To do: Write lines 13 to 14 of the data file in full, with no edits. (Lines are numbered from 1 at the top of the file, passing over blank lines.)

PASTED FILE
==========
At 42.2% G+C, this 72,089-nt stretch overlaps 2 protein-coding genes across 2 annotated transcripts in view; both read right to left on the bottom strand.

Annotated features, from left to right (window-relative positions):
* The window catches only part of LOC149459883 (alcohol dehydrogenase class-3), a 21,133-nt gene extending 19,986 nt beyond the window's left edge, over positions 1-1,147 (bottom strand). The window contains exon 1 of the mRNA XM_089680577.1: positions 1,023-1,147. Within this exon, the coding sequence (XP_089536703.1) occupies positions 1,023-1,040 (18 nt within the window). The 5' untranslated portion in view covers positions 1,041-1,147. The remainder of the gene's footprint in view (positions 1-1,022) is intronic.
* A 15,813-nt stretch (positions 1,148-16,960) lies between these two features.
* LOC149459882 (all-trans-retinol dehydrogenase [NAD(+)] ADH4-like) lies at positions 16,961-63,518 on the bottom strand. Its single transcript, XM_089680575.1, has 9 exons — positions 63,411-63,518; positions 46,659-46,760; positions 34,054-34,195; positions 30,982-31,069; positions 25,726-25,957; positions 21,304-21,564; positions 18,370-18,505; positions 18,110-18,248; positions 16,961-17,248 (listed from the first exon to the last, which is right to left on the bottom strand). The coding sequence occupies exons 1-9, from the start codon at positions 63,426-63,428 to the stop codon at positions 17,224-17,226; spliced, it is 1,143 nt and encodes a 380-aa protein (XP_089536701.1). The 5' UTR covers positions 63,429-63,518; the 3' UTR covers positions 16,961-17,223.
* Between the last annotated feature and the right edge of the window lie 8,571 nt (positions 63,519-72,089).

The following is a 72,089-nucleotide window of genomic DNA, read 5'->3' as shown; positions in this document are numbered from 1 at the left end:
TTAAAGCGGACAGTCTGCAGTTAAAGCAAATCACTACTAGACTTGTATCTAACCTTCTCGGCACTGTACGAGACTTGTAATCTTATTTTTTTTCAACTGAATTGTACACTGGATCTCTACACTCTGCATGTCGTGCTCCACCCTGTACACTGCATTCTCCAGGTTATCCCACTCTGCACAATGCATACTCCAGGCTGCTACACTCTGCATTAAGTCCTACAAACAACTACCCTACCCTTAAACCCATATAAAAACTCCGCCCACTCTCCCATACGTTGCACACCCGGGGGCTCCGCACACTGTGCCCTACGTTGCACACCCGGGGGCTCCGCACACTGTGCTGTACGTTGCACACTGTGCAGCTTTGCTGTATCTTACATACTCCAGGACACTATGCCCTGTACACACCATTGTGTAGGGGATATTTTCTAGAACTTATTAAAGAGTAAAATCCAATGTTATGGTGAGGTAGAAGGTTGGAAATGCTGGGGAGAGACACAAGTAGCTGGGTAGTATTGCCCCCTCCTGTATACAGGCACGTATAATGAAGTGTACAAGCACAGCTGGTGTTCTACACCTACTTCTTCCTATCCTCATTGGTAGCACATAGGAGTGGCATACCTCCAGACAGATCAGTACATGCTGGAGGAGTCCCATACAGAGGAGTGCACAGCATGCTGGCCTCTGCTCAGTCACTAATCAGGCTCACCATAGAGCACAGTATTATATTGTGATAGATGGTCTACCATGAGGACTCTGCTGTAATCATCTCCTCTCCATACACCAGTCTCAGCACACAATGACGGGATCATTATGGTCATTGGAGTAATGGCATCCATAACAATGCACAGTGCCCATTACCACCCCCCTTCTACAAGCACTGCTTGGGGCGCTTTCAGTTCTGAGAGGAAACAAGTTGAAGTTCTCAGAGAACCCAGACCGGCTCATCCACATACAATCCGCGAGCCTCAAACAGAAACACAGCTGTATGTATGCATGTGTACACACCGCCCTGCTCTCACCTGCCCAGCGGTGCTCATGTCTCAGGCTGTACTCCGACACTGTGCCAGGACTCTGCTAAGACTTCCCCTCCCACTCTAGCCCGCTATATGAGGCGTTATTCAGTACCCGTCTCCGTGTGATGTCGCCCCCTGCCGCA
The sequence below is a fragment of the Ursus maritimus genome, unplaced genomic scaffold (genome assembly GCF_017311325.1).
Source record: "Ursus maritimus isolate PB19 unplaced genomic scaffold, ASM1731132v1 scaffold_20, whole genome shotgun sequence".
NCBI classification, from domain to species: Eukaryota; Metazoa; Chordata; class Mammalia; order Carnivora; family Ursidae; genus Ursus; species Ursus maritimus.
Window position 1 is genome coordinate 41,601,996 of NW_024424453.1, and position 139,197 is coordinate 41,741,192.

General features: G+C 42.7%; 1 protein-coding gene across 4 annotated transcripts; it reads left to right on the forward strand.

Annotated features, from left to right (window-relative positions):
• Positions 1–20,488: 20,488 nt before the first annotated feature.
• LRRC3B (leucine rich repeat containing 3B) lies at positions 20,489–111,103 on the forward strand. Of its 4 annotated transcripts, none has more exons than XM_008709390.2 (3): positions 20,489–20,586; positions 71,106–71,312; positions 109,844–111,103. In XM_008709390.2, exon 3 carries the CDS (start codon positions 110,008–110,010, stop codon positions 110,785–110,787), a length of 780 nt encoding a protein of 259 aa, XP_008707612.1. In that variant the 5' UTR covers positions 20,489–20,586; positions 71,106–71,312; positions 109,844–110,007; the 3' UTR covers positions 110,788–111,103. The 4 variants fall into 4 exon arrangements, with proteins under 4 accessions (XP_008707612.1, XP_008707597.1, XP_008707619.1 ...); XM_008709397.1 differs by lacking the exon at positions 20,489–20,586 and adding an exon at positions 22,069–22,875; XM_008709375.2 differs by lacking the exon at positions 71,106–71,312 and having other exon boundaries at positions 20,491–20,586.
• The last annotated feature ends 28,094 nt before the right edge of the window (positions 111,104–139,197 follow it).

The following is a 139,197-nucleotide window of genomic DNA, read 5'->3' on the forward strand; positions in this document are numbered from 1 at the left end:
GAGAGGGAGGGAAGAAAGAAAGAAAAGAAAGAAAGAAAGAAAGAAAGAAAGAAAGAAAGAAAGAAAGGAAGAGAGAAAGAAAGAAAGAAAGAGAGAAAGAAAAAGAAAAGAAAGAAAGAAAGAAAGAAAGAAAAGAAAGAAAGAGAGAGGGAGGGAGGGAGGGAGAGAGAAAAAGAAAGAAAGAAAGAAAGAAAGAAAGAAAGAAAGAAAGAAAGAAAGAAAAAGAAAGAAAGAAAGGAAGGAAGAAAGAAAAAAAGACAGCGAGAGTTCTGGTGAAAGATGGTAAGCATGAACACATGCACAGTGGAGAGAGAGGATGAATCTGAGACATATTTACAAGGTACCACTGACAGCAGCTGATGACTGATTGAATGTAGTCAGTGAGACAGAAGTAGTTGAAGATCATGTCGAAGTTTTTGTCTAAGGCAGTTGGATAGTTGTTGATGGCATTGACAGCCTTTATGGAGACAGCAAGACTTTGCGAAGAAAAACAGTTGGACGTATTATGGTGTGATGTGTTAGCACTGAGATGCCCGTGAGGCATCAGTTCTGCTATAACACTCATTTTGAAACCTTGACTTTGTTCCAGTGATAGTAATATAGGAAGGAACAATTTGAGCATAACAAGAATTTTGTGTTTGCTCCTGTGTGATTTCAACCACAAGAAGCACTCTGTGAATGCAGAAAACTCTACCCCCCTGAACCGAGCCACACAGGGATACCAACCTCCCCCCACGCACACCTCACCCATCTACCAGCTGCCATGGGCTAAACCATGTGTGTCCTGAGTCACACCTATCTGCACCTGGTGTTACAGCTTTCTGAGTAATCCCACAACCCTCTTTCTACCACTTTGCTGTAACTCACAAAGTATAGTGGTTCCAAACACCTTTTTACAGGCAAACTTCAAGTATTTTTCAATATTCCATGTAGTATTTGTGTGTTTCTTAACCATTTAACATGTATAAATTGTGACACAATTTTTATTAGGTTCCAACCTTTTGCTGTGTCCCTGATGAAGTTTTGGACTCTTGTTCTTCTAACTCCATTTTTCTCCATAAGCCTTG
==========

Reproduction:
General features: G+C 42.7%; 1 protein-coding gene across 4 annotated transcripts; it reads left to right on the forward strand.

Annotated features, from left to right (window-relative positions):